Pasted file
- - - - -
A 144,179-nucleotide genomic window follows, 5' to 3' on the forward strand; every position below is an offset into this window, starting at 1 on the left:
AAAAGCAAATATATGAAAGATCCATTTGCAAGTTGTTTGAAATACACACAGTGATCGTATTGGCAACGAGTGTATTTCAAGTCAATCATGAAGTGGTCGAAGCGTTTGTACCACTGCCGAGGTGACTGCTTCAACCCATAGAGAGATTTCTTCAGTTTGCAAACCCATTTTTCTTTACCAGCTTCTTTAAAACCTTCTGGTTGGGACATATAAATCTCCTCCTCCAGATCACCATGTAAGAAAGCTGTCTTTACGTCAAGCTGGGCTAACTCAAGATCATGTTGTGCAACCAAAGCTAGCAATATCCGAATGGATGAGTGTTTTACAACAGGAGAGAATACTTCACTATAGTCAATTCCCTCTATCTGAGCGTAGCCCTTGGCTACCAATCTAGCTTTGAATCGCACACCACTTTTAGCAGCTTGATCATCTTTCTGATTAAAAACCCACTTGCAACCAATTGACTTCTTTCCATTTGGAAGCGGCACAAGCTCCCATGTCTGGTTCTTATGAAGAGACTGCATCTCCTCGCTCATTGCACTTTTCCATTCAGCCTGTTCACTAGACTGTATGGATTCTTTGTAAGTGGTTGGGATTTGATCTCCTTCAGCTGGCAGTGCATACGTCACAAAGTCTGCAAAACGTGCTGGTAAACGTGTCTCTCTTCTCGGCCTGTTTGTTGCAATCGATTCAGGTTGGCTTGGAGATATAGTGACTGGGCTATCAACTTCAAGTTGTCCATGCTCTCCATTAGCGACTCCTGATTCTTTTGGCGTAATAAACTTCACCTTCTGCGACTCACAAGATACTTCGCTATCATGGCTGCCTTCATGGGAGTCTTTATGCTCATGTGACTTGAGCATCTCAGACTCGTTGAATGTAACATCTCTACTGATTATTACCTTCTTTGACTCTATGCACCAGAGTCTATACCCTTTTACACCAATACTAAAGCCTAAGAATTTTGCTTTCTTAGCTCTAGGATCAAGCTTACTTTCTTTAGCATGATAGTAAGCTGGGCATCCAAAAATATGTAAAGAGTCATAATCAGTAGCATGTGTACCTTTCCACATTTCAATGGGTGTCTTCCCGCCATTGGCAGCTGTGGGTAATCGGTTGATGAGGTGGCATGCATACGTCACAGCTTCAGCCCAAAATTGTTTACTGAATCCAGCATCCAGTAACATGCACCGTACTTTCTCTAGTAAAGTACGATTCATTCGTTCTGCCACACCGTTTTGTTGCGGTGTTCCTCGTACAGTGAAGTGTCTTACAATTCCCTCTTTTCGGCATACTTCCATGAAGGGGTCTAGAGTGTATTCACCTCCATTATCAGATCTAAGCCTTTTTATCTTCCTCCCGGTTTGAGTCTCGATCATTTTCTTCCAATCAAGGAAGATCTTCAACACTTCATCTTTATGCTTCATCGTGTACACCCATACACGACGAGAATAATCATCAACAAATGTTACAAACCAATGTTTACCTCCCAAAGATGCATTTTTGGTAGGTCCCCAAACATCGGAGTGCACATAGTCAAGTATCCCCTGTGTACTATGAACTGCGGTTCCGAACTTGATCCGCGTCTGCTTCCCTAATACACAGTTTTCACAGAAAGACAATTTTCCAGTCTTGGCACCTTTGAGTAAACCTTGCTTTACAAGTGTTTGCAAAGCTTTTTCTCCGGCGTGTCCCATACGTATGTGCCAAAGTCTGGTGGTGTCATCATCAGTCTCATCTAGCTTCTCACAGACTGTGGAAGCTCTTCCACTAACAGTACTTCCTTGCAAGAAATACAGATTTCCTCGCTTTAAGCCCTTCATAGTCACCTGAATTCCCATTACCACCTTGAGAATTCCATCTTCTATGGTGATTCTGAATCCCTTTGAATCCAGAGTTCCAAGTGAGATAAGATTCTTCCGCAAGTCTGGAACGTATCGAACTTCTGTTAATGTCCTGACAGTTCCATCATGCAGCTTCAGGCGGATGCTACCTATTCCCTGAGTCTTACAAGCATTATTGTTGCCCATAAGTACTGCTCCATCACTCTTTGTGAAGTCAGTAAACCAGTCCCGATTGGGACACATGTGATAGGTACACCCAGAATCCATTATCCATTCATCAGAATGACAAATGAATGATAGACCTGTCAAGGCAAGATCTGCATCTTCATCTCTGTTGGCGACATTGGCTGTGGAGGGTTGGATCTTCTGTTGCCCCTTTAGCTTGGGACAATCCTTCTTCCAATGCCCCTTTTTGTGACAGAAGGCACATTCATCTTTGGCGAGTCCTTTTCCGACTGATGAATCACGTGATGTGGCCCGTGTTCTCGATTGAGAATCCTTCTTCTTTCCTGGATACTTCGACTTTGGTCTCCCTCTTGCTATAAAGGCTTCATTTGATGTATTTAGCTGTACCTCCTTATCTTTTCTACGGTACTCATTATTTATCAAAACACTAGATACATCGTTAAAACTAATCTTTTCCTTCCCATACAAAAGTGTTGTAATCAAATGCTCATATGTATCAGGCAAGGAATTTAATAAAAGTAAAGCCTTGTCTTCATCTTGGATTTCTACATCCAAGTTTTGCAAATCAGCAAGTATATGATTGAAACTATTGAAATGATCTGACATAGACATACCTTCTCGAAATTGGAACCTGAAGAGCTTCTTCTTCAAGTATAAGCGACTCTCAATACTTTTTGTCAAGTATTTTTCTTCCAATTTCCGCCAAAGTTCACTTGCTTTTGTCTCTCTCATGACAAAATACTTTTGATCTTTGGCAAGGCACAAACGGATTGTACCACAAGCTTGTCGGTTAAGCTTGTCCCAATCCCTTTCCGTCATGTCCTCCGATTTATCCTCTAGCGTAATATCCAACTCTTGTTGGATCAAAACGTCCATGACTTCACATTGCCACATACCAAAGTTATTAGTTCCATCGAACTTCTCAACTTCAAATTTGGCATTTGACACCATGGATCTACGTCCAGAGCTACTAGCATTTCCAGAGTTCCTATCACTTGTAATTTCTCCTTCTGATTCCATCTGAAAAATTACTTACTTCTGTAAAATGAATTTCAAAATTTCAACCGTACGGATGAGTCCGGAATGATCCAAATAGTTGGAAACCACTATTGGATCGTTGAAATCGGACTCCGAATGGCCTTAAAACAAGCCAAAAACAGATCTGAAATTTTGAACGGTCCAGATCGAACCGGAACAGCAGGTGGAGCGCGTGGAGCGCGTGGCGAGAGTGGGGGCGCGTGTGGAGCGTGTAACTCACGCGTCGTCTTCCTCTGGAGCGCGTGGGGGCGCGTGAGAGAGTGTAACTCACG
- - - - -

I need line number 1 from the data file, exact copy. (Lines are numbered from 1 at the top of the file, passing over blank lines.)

A 144,179-nucleotide genomic window follows, 5' to 3' on the forward strand; every position below is an offset into this window, starting at 1 on the left: